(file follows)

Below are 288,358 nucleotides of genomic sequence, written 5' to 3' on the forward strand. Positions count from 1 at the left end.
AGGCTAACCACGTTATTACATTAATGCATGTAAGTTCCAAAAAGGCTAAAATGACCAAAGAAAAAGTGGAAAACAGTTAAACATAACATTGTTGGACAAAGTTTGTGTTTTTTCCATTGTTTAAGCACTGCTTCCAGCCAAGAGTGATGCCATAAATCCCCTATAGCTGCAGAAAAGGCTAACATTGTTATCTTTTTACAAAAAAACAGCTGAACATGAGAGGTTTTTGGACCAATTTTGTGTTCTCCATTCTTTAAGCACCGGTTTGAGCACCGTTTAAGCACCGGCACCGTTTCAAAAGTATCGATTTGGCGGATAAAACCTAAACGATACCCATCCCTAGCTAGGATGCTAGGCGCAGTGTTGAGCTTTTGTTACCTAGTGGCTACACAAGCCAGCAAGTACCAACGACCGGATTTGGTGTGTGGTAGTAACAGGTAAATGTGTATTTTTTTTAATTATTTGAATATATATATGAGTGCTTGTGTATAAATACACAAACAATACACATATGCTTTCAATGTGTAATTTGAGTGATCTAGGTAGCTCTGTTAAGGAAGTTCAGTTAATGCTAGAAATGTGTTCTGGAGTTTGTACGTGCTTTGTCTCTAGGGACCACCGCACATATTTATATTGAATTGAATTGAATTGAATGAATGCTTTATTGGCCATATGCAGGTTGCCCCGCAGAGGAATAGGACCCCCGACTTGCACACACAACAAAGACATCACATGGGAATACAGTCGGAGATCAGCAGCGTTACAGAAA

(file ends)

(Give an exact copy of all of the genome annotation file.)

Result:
Below are 288,358 nucleotides of genomic sequence, written 5' to 3' on the forward strand. Positions count from 1 at the left end.
AGGCTAACCACGTTATTACATTAATGCATGTAAGTTCCAAAAAGGCTAAAATGACCAAAGAAAAAGTGGAAAACAGTTAAACATAACATTGTTGGACAAAGTTTGTGTTTTTTCCATTGTTTAAGCACTGCTTCCAGCCAAGAGTGATGCCATAAATCCCCTATAGCTGCAGAAAAGGCTAACATTGTTATCTTTTTACAAAAAAACAGCTGAACATGAGAGGTTTTTGGACCAATTTTGTGTTCTCCATTCTTTAAGCACCGGTTTGAGCACCGTTTAAGCACCGGCACCGTTTCAAAAGTATCGATTTGGCGGATAAAACCTAAACGATACCCATCCCTAGCTAGGATGCTAGGCGCAGTGTTGAGCTTTTGTTACCTAGTGGCTACACAAGCCAGCAAGTACCAACGACCGGATTTGGTGTGTGGTAGTAACAGGTAAATGTGTATTTTTTTTAATTATTTGAATATATATATGAGTGCTTGTGTATAAATACACAAACAATACACATATGCTTTCAATGTGTAATTTGAGTGATCTAGGTAGCTCTGTTAAGGAAGTTCAGTTAATGCTAGAAATGTGTTCTGGAGTTTGTACGTGCTTTGTCTCTAGGGACCACCGCACATATTTATATTGAATTGAATTGAATTGAATGAATGCTTTATTGGCCATATGCAGGTTGCCCCGCAGAGGAATAGGACCCCCGACTTGCACACACAACAAAGACATCACATGGGAATACAGTCGGAGATCAGCAGCGTTACAGAAA